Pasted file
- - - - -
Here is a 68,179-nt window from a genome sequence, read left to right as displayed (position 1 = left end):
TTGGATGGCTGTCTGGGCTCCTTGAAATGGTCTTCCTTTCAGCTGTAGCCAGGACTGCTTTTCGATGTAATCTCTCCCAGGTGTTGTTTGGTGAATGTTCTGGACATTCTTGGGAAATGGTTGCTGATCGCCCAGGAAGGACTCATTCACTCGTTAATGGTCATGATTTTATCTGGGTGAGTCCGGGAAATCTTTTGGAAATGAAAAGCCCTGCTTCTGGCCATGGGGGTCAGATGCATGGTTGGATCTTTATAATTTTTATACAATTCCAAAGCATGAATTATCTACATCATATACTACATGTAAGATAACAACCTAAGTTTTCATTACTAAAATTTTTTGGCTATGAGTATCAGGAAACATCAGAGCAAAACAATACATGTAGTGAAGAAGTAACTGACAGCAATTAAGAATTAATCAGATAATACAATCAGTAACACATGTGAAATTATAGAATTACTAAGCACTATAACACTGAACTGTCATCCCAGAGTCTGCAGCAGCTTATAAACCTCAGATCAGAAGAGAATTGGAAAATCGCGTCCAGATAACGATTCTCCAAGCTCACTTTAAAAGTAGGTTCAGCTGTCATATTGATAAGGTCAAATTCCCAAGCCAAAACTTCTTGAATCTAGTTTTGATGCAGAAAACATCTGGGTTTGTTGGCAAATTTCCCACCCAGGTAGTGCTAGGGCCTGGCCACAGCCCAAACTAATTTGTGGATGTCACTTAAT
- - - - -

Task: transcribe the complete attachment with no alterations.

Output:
Here is a 68,179-nt window from a genome sequence, read left to right as displayed (position 1 = left end):
TTGGATGGCTGTCTGGGCTCCTTGAAATGGTCTTCCTTTCAGCTGTAGCCAGGACTGCTTTTCGATGTAATCTCTCCCAGGTGTTGTTTGGTGAATGTTCTGGACATTCTTGGGAAATGGTTGCTGATCGCCCAGGAAGGACTCATTCACTCGTTAATGGTCATGATTTTATCTGGGTGAGTCCGGGAAATCTTTTGGAAATGAAAAGCCCTGCTTCTGGCCATGGGGGTCAGATGCATGGTTGGATCTTTATAATTTTTATACAATTCCAAAGCATGAATTATCTACATCATATACTACATGTAAGATAACAACCTAAGTTTTCATTACTAAAATTTTTTGGCTATGAGTATCAGGAAACATCAGAGCAAAACAATACATGTAGTGAAGAAGTAACTGACAGCAATTAAGAATTAATCAGATAATACAATCAGTAACACATGTGAAATTATAGAATTACTAAGCACTATAACACTGAACTGTCATCCCAGAGTCTGCAGCAGCTTATAAACCTCAGATCAGAAGAGAATTGGAAAATCGCGTCCAGATAACGATTCTCCAAGCTCACTTTAAAAGTAGGTTCAGCTGTCATATTGATAAGGTCAAATTCCCAAGCCAAAACTTCTTGAATCTAGTTTTGATGCAGAAAACATCTGGGTTTGTTGGCAAATTTCCCACCCAGGTAGTGCTAGGGCCTGGCCACAGCCCAAACTAATTTGTGGATGTCACTTAAT